Oil Bust Empties Out Private-Jet Parking Lot in Texas

Midland, Texas Tarmac
In petroleum capitals such as Midland, a place long known for swaggering wildcatters who made and lost fortunes, personal jet travel becomes a bellwether when times get tight. Photographer: Thomas Black/Bloomberg

The oil boom last year was easy to see at the airport in Midland, Texas, the gateway to the biggest crude-producing region in the U.S. The 30 or so spaces for private planes were often filled.

On one day in early February, a lone corporate jet sat on the tarmac, the empty spots a harbinger of the slowdown looming in a city that is 85 percent dependent on the oil and gas industry.

In petroleum capitals such as Midland, a place long known for swaggering wildcatters who made and lost fortunes, corporate and personal jet travel has been a bellwether for the health of the energy business. That indicator took a turn down in January, when private-aircraft flights to Midland dropped about 9 percent, amid the global rout in crude prices.

“Private aviation is definitely a discretionary spend and you can turn it on or turn it off very quickly,” said Brian Foley, a Sparta, New Jersey-based aerospace consultant. “When there’s uncertainty, people will look to hunker down.”

For Midland, an oil-industry pullback would choke off an economic surge that helped shrink the city’s unemployment rate to just 2.1 percent in December, half the national rate. The threat of local layoffs joining the 100,000 lost oil jobs around the world also would mark a break with a U.S. recovery that’s been driven in part by surging domestic crude output.

Boom-and-bust cycles are a way of life in Midland, the city of more than 121,000 where President George H.W. Bush got into the oil business, followed by his son, George W. Bush. Midland’s economic expansion from 2010 to 2013 led all 380 U.S. metropolitan areas tracked by the Bureau of Economic Analysis.

Private Flights

Demand for private flying surged along. General-aviation operations at Midland International Airport jumped almost 10 percent in 2014, according to data reported to U.S. regulators.

Now, private aviation’s role as canary-in-a-coal-mine is being watched closely again. Even as airline traffic rose at Midland International in January, business-jet takeoffs slid along with smaller non-commercial aircraft, according to data tracker FlightAware. Private flights are poised to drop again in February.

That one corporate jet on the tarmac, owned by Cimarex Energy Co., a Denver-based oil explorer, may be on the ground more often these days. The Learjet 60 model typically seats eight passengers and has the range to reach New York or Seattle from Midland.

“We’re looking to control expenses wherever we can,” said Karen Acierno, director of investor relations, declining to provide further details.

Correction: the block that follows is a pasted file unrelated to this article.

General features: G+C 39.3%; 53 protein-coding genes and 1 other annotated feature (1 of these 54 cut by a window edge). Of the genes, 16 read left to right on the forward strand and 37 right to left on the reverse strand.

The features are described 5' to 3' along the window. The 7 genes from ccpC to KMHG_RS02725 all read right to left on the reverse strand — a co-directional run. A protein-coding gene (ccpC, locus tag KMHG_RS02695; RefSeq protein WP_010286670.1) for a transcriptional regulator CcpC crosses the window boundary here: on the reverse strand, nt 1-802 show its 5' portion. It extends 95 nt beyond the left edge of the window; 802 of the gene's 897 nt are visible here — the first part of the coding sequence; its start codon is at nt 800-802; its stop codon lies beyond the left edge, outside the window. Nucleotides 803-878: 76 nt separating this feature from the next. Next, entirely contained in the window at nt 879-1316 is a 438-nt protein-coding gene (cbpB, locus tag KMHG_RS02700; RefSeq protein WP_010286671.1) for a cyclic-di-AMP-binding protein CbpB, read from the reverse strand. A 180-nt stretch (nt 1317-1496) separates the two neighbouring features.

‘Be Careful’

With even a small jet such as four-seat Cessna Citation Mustang retailing for more than $3 million, oil’s retreat is putting a crimp on some luxury-plane sales and travel for energy executives.

“Anyone who had been contemplating an expenditure that runs into millions probably has tabled that decision for the time being,” said Janine Iannarelli, founder and president of Houston-based aircraft broker Par Avion Ltd. “They want to be careful with cash flow.”

Corporate flying has long been a sensitive topic for aircraft owners and the companies that serve them, and businesses in Midland are no exception now that a peak in local traffic has been passed.

Landmark Aviation, the Carlyle Group LP unit that runs the only private-plane operations base at Midland International, wouldn’t comment about the local drop in flying.

Business-Jet Peak

History suggests how private aviation can foretell the end of a boom. In 2008, months before Lehman Brothers Inc.’s September bankruptcy filing became a signal moment of the global financial crisis, U.S. business-jet flying peaked in March, then fell in every month save one for the rest of the year.

For Midland, any economic stress may be a few months away. Big-ticket local projects remain under way, such as Chevron Corp.’s curved, four-story glass-faced office building and a complex across the street for Occidental Petroleum Corp.

“A lot of money has been made in this town so most folks are going to be just fine,” Patriot Drilling LLC President Scott Dufford said over a bowl of gumbo at the Petroleum Club of Midland. “We’re hoping it’s only short-term pain.”

Still, a daily reminder of the pullback is the region’s oil rig count displayed on a downtown Midland bank sign instead of the usual time or temperature. The rig tally was 362 as of Feb. 20, down by a third from October’s peak, according to Baker Hughes Inc. data compiled by Bloomberg.

Local outposts of companies such as Chevron and EOG Resources Inc. are poised to feel the pinch from shrinking capital-spending budgets.

The city’s dependence on a single commodity means the downturn “will be significant,” said Karr Ingham, an economist based in Amarillo, Texas, who specializes in the region’s oil economy. “I don’t think there’s any escaping that at this point even if prices were to turn and go back north again.”

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